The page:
Thursday, June 22, 2017

Where are Nigeria’s most dynamic consumers? Introducing Generation BUMP

Kupanda Capital wanted to sharpen its approach to building media and creative companies in Nigeria, Africa’s largest consumer market. They needed to understand which demographic segments were driving these sectors and where they were concentrated. Kupanda partnered with Fraym to use our proprietary geospatial platform to identify young, educated consumers with spending power.

What we found is a special group of Nigerians who are highly Banked, Urban, Mobile, and Plugged-in. We found Generation BUMP.

Kupanda is now using Fraym data at the neighborhood level to pinpoint where these 29 million valuable consumers reside across Nigeria. Watch this space for more analysis from Fraym locating this dynamic demographic in other African markets.

Technical note: To answer this question, Fraym harmonized and enhanced data from a variety of large representative household surveys and other data sources (including UN population, USGS Landscan, and the GeoData Institute) and then applied layers of analytical and econometric methods (including survey-to-survey imputation, small area estimation, and geospatial interpolation).

Thursday, May 18, 2017

Fraym's Africa Urban Markets Index

Africa is in the midst of a massive and historic transformation. Rapid urbanization, rising incomes, a youth bulge, and the diffusion of technology are combining to create exciting future centers of economic growth and opportunity. Richard Florida wrote in Rise of the Creative Class that “human creativity is the ultimate economic resource” and that “denser cities are smarter and more productive.”

Yet, very little data are available about Africa’s burgeoning urban clusters. Most economic, social, and consumer data are provided on a national basis or through costly one-off surveys. Fraym’s proprietary data platform can do better.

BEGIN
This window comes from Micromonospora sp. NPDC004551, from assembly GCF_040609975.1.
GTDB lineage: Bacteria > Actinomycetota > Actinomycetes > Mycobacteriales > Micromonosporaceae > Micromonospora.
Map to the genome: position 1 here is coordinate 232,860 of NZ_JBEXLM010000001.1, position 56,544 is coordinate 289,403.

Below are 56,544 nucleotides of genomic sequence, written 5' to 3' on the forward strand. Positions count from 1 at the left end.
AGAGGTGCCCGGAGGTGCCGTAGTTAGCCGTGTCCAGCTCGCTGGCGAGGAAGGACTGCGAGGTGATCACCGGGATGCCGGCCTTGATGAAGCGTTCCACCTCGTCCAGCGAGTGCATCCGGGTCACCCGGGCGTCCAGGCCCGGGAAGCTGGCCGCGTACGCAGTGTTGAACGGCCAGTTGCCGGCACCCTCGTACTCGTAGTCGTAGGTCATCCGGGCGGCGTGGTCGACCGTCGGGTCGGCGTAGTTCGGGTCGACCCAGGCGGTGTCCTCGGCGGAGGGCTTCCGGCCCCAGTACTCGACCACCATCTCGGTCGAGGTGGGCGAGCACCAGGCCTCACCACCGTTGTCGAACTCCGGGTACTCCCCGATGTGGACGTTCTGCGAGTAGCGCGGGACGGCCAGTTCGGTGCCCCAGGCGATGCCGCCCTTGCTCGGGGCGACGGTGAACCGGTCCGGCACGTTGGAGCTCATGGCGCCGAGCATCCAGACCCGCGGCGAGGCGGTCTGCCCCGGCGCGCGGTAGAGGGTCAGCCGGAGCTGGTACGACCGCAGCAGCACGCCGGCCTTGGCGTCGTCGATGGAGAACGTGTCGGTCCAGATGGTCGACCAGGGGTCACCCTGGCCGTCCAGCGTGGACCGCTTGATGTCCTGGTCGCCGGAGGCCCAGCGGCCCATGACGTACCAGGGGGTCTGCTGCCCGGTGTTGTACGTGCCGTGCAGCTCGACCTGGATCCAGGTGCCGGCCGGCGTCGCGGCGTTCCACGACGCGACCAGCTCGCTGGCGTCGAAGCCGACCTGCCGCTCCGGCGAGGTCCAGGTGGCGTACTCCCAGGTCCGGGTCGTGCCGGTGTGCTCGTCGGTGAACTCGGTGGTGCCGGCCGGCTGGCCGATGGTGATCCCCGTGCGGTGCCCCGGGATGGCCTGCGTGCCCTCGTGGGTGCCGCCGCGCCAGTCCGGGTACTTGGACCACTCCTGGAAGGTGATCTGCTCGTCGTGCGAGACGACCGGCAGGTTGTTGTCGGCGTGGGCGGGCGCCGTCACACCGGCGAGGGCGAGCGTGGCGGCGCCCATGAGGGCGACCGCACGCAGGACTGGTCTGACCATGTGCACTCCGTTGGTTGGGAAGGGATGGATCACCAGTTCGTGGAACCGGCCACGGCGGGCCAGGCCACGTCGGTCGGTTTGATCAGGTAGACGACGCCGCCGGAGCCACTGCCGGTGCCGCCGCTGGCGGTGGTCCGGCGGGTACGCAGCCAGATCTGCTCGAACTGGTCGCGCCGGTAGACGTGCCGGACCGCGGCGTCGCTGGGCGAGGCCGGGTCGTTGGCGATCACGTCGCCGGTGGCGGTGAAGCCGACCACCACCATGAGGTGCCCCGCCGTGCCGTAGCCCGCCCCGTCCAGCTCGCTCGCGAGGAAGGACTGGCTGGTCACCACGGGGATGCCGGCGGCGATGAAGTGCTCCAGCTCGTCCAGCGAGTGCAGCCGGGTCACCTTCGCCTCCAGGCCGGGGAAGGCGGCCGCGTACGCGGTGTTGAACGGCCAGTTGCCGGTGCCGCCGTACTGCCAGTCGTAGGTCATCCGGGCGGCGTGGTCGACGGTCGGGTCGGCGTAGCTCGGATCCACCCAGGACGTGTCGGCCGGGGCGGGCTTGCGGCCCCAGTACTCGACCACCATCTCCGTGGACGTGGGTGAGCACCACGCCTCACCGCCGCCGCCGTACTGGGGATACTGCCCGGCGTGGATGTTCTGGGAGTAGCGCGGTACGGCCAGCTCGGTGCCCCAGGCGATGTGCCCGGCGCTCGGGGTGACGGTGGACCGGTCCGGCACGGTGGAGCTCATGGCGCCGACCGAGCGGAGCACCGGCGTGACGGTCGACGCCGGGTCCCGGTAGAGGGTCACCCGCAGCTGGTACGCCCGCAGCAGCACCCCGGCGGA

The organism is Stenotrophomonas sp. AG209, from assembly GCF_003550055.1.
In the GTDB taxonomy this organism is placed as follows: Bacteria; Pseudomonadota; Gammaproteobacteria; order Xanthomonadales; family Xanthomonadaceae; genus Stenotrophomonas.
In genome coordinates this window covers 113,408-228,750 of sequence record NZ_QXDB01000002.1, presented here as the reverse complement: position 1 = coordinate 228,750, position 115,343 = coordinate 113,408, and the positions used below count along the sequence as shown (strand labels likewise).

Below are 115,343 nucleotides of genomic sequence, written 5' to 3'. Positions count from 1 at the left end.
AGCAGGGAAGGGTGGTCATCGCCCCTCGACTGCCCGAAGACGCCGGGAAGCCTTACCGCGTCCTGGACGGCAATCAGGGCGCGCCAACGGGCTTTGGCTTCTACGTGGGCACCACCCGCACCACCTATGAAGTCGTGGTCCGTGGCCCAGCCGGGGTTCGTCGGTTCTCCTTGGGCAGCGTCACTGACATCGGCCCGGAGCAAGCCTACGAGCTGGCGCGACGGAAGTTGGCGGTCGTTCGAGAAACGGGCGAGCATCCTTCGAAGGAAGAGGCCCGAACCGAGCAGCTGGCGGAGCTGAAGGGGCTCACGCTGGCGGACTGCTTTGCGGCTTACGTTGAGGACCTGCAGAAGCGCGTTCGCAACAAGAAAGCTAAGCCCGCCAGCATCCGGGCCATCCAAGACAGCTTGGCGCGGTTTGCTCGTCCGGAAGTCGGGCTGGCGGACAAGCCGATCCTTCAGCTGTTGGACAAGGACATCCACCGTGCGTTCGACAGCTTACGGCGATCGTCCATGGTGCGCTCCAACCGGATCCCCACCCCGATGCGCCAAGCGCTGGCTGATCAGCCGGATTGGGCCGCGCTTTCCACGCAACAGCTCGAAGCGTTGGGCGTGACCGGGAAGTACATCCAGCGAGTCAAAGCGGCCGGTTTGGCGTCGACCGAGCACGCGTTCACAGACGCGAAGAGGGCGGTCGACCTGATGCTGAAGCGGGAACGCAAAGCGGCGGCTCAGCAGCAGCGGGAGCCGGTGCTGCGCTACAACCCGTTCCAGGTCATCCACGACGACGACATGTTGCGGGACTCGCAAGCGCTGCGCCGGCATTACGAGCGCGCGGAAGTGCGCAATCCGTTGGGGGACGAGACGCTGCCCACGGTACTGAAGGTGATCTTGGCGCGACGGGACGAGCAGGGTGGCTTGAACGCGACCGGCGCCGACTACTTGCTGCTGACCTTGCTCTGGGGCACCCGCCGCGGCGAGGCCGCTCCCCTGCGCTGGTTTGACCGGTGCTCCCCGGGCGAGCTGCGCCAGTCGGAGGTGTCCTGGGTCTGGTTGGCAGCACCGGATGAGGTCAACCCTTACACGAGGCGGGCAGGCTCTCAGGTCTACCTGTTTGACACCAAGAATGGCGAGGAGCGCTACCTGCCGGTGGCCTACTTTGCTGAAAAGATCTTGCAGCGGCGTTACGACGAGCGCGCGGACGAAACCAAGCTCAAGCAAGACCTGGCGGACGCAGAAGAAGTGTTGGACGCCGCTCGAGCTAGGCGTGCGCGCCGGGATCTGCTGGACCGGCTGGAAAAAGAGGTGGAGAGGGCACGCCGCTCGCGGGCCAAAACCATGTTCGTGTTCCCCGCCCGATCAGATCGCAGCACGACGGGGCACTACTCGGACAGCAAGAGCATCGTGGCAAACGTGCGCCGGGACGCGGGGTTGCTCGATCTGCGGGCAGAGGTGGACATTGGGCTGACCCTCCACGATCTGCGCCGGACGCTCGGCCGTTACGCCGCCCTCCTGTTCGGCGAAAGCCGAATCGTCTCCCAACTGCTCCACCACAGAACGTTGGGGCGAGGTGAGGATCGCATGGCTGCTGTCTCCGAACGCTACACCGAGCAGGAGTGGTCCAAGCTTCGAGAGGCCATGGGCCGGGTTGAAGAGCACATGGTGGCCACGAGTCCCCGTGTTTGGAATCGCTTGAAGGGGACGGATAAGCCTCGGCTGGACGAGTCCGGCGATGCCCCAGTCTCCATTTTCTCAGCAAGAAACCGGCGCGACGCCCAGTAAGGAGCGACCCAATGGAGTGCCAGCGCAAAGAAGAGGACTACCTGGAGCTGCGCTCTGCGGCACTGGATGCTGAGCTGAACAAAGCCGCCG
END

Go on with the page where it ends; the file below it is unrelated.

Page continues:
For anyone wanting to pinpoint Africa’s largest, wealthiest, and most networked populations, we created the Fraym Urban Markets Index. The Index estimates and ranks every geographic cluster on the continent with at least 300,000 people (n=169 cities) on three dimensions:

  • Economic activity. What is the GDP for the city’s actual geospatial footprint? 
  • Consumers. How many people live in a home with a car, motorbike, television, or refrigerator? 
  • Connectivity. How networked is the city by trade and air travel? 

Three highlights from the Index:

  • Cairo, Cairo, Cairo. The clear winner is Egypt’s capital, which tops the overall index and each of the three dimensions. While Johannesburg (2) and Lagos (3) are not surprising, some of the other Top 10 may be more unexpected, like Luanda (4), Kinshasa (5), and Khartoum (8). 
  • West Africa > East Africa. In fact, the consumer class of Lagos is roughly the same size as all thirteen cities in the East African Community combined. 
  • The Franco-underdogs. Several lesser-known Francophone cities far outranked better-known English-speaking capitals. Douala (23), Yaoundé (24), Ouagadougou (26), and Bamako (28) all outranked Lusaka (30), Kampala (37), Harare (51), and Kigali (61). 
Read the full Fraym Urban Markets Index paper with methodology and more takeaways (including a few other surprises) here.